A Captured Moment of Tennis History
This month our musings on antique sporting goods continue, but as the season gradually progresses towards summer our focus shifts from ice skates (our February posting) to tennis antiques.
We recently acquired and sold this rare tennis tintype. Tintypes were a photography innovation introduced in 1856 and used into the 1880s, in which images were printed on thin metal plates. The size of tintypes range from large full plates (6.5” x 8.5”), which are the most desirable to collectors, to small 1/16th plates (1.375” x 1.625”). This tennis photograph is a full plate tintype.
Tennis antiques do not fit exactly within the genre of rustic antiques so it may seem surprising to see this tintype featured here, yet there are some interesting areas of overlap. One connection between tennis and rustic antiques is that tennis was a popular sport enjoyed by genteel rusticators in places such as summer colonies near the turn of the 20th century.
Another connection is that early sporting accoutrements make intriguing accessories within present-day rustic décor, especially in vacation homes where enjoying leisure sporting activities has been a long tradition.
So the occurrence of an antique tennis tintype in our recent inventory is not completely anomalous. Also, like most antiques dealers we occasionally step outside of our main specialty area to buy and sell other types of antiques. Jeff has learned about tennis antiques over the years thanks in large part to the expertise and enthusiasm of his mother Jeanne Cherry, author of the 1995 book Tennis Antiques & Collectibles (the source for much of the historical information included here).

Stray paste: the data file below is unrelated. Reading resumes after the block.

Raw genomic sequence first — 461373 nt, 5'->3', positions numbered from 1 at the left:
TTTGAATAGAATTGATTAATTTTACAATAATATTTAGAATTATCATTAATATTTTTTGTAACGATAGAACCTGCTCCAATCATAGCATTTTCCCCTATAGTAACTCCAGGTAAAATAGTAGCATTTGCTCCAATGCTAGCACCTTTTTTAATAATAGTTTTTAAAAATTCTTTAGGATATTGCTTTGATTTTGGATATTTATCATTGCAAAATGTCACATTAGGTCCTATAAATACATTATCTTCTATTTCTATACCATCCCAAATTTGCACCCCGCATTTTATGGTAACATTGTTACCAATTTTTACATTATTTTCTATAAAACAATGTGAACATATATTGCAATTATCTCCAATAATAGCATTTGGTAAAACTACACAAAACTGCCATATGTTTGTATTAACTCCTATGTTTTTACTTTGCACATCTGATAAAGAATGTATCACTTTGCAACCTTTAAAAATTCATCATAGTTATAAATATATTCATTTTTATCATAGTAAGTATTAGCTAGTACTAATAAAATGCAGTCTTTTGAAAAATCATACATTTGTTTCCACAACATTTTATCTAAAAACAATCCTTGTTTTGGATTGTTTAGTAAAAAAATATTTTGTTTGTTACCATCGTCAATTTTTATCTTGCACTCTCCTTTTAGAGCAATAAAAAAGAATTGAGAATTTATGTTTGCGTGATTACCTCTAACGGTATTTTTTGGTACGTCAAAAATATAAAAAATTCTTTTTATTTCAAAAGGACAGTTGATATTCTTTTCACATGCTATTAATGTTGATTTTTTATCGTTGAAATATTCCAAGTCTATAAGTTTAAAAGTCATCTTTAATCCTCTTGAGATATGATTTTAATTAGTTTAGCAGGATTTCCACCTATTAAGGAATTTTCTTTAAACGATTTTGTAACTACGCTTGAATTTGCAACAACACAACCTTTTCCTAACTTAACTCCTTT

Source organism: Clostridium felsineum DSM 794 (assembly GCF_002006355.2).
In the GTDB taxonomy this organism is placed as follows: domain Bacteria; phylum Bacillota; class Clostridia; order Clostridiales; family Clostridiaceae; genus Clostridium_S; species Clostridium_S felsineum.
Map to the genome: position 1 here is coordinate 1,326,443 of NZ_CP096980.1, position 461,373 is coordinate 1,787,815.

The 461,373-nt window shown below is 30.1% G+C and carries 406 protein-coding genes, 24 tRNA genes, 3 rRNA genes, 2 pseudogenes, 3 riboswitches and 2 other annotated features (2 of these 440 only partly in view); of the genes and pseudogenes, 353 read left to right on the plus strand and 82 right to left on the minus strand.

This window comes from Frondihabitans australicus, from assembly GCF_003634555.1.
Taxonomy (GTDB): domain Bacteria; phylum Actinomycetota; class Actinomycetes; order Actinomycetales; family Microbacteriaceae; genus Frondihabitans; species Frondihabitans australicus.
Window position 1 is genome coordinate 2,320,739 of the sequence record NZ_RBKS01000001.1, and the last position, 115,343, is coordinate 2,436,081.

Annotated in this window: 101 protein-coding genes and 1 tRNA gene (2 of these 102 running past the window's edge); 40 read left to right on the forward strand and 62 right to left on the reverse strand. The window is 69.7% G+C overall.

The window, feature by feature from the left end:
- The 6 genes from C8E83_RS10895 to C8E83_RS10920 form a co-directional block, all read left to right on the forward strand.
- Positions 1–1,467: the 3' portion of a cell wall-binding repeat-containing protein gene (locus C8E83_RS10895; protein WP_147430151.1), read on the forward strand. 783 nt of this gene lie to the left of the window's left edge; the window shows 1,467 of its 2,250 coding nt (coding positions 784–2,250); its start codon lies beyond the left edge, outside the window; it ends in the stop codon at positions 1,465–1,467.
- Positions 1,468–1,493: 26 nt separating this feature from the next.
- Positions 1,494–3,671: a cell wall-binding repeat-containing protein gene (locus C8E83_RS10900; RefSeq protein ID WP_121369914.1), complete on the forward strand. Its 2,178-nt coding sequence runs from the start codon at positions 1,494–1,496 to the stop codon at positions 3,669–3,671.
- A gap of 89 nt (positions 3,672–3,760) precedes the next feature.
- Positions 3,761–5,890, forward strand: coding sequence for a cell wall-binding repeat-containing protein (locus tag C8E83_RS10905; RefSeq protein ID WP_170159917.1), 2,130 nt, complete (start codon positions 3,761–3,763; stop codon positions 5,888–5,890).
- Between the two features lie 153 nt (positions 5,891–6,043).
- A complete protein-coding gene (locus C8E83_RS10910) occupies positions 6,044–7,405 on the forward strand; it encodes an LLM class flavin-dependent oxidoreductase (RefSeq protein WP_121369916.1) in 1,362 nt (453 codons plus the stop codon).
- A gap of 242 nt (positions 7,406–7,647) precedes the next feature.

While the flourishing of tennis in the United States coincides with the height of the rusticator era, from the mid-1870s through the first decades of the 1900s, it is a game with a much longer history—the precursors of the modern game of tennis date back to the 12th century. By 1750 a game called court tennis had evolved in Europe, and although players (members of royalty and other elite classes) used a racket similar to the shape of the rackets used today, they played in a walled court using rules that were very different from those of modern tennis.
It was not until the 1800’s that tennis started to be played outdoors on lawns, giving rise to the game of lawn tennis which is the game we refer to simply as “tennis” today, whether it is played on grass, clay, or hard courts. The year 1877 marked the start of tournament tennis at the All England Lawn Tennis and Croquet Club in Wimbledon, and by the 1880s lawn tennis had “supplanted croquet as a social garden party activity in which men and women could participate together” (Cherry, 1995).